Forum for Science, Industry and Business

Sponsored by:     3M 
Search our Site:

 

New gene silencing therapy for cervical cancer

17.11.2005


Researchers at The University of Queensland’s (UQ) Centre for Immunology and Cancer Research (CICR), based at the Princess Alexandra Hospital, have pioneered a new approach for the treatment of cervical cancer.



Lead researcher Dr Nigel McMillan said the finding was based on the method of "gene silencing", a novel technique to target and turn off single genes in a cell.

"Our research shows not only can we stop cervical cancer cells from growing in the test tube, but we can also completely eliminate the formation of cancer tumours in animal models," Dr McMillan said.


Professor Ian Frazer, Director of the CICR and developer of a vaccine for cervical cancer, said the research represented a significant step towards developing gene therapy for cervical cancer.

Cervical cancer is the leading cause of cancer death in women aged 25-50 worldwide and causes around 300 deaths per year in Australia.

Cervical cancer is caused by infection with the human papillomavirus and is the result of the over-production of two viral cancer-causing genes called E6 and E7.

The research team was able to turn off the production of these genes in cancer cells, resulting in the death of the cancer.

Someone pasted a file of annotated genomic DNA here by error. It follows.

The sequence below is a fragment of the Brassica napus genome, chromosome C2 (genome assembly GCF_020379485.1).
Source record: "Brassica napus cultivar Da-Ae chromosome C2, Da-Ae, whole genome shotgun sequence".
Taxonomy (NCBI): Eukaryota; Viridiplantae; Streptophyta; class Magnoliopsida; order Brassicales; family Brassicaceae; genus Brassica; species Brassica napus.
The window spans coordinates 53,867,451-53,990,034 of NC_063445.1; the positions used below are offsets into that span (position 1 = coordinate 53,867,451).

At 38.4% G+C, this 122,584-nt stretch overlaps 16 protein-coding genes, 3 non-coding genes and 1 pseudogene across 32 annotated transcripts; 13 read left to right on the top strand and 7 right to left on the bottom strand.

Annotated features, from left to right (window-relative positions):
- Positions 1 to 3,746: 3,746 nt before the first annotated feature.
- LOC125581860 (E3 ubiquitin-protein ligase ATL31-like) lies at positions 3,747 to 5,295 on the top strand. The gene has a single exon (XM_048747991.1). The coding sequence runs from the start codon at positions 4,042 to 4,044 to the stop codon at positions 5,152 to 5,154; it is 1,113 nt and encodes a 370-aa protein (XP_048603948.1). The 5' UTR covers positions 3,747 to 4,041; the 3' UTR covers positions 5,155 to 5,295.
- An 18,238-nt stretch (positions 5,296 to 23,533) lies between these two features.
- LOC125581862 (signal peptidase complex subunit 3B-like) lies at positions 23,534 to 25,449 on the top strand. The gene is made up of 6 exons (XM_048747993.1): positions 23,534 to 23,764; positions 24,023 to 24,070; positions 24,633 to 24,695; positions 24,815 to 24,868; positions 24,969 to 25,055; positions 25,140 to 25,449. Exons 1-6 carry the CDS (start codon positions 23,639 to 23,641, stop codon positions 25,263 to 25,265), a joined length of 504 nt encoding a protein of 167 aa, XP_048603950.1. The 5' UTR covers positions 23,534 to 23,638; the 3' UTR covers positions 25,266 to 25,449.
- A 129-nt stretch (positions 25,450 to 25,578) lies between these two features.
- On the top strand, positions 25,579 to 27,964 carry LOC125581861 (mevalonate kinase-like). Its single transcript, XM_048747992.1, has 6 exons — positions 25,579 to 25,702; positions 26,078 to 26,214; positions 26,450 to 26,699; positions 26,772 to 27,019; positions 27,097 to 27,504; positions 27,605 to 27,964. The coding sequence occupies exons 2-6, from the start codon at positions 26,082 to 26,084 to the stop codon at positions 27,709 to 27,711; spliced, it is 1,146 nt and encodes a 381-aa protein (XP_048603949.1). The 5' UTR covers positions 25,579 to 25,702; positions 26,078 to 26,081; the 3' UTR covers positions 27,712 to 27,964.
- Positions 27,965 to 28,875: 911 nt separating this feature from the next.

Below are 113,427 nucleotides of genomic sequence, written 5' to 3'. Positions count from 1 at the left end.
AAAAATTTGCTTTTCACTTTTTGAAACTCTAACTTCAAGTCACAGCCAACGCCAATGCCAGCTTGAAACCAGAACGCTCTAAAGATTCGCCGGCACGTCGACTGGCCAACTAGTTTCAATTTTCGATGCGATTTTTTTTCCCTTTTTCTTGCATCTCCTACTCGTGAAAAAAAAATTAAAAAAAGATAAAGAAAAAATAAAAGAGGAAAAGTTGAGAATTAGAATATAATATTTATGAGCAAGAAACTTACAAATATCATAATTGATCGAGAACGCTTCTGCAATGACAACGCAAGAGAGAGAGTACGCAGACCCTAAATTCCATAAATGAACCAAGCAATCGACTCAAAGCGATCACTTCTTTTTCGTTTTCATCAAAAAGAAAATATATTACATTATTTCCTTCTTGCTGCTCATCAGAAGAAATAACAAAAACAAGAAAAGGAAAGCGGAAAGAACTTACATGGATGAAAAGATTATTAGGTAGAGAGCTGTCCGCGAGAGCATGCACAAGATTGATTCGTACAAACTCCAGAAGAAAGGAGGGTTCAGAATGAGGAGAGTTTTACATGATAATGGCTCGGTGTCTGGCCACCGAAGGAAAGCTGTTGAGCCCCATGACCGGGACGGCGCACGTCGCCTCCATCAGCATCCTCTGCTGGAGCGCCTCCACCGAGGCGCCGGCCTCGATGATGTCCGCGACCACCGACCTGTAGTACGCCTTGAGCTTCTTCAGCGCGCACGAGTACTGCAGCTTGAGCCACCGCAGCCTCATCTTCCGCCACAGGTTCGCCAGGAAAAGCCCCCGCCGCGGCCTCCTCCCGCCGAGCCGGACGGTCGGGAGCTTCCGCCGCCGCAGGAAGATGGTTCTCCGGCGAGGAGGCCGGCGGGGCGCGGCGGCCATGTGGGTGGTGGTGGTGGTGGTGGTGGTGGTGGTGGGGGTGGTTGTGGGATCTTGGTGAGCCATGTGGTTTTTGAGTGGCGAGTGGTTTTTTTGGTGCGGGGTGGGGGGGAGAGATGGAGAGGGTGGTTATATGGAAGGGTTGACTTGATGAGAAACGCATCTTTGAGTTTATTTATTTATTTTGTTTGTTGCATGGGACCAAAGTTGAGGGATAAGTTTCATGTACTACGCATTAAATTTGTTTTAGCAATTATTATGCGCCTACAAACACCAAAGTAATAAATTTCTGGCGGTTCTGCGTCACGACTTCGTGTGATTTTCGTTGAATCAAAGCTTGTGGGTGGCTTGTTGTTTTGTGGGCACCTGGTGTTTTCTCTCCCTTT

"Because these viral genes are foreign we can treat normal cells and they remain unaffected by our treatment," Dr McMillan said.

"Development of treatments for humans would be an advance over the current treatments, radiation and chemotherapy, which kill not only cancer cells but also normal cells that leads to hair loss and nausea.

"We envisage such treatment will be used for all forms of cervical cancer including the premalignant lesions picked up by the pap smear and especially for advanced cervical cancers where the cancer has moved to other sites such as the lung or liver."

Dr McMillan said the research also showed gene silencing enhanced the effect of chemotherapy by up to four times.

He said the findings suggest a cancer-specific treatment for advanced cervical cancers will be possible either alone or in combination with current treatments.

He said the next stage of research will focus on the development of materials for human trials to allow proper delivery of the drug to patients and to investigate whether other cancer types can be treated this way. A treatment using this technique is at least three years away.

Dr Nigel McMillan | EurekAlert!
Further information:
http://www.researchaustralia.com.au/

More articles from Life Sciences:

nachricht Gut microbiome regulates the intestinal immune system, researchers find
19.12.2018 | Brown University

nachricht Greener days ahead for carbon fuels
19.12.2018 | DOE/Lawrence Berkeley National Laboratory

All articles from Life Sciences >>>

The most recent press releases about innovation >>>

Die letzten 5 Focus-News des innovations-reports im Überblick:

Im Focus: New megalibrary approach proves useful for the rapid discovery of new materials